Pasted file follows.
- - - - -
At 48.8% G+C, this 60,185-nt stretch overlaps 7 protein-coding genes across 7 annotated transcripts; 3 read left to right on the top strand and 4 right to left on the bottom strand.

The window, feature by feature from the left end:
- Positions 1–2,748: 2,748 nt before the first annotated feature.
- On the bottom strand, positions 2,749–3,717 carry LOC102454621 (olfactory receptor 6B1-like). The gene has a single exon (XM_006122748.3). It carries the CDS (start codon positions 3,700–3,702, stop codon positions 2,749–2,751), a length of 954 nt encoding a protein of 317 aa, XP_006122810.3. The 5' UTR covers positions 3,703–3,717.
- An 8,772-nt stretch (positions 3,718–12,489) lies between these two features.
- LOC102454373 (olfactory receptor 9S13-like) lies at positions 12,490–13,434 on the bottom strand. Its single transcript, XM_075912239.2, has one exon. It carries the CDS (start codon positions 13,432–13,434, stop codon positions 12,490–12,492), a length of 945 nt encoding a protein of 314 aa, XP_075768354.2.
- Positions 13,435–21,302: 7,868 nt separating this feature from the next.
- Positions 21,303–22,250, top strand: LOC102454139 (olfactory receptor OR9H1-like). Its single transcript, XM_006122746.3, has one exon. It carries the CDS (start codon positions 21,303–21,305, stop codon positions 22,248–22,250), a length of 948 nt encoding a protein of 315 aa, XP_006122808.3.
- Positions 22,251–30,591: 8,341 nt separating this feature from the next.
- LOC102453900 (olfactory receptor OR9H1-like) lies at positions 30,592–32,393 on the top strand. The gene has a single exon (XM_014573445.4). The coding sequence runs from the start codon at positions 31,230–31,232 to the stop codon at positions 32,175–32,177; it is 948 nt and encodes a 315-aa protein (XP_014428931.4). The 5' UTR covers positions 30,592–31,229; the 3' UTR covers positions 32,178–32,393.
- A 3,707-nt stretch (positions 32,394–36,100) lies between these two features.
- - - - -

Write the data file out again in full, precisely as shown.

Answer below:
At 48.8% G+C, this 60,185-nt stretch overlaps 7 protein-coding genes across 7 annotated transcripts; 3 read left to right on the top strand and 4 right to left on the bottom strand.

The window, feature by feature from the left end:
- Positions 1–2,748: 2,748 nt before the first annotated feature.
- On the bottom strand, positions 2,749–3,717 carry LOC102454621 (olfactory receptor 6B1-like). The gene has a single exon (XM_006122748.3). It carries the CDS (start codon positions 3,700–3,702, stop codon positions 2,749–2,751), a length of 954 nt encoding a protein of 317 aa, XP_006122810.3. The 5' UTR covers positions 3,703–3,717.
- An 8,772-nt stretch (positions 3,718–12,489) lies between these two features.
- LOC102454373 (olfactory receptor 9S13-like) lies at positions 12,490–13,434 on the bottom strand. Its single transcript, XM_075912239.2, has one exon. It carries the CDS (start codon positions 13,432–13,434, stop codon positions 12,490–12,492), a length of 945 nt encoding a protein of 314 aa, XP_075768354.2.
- Positions 13,435–21,302: 7,868 nt separating this feature from the next.
- Positions 21,303–22,250, top strand: LOC102454139 (olfactory receptor OR9H1-like). Its single transcript, XM_006122746.3, has one exon. It carries the CDS (start codon positions 21,303–21,305, stop codon positions 22,248–22,250), a length of 948 nt encoding a protein of 315 aa, XP_006122808.3.
- Positions 22,251–30,591: 8,341 nt separating this feature from the next.
- LOC102453900 (olfactory receptor OR9H1-like) lies at positions 30,592–32,393 on the top strand. The gene has a single exon (XM_014573445.4). The coding sequence runs from the start codon at positions 31,230–31,232 to the stop codon at positions 32,175–32,177; it is 948 nt and encodes a 315-aa protein (XP_014428931.4). The 5' UTR covers positions 30,592–31,229; the 3' UTR covers positions 32,178–32,393.
- A 3,707-nt stretch (positions 32,394–36,100) lies between these two features.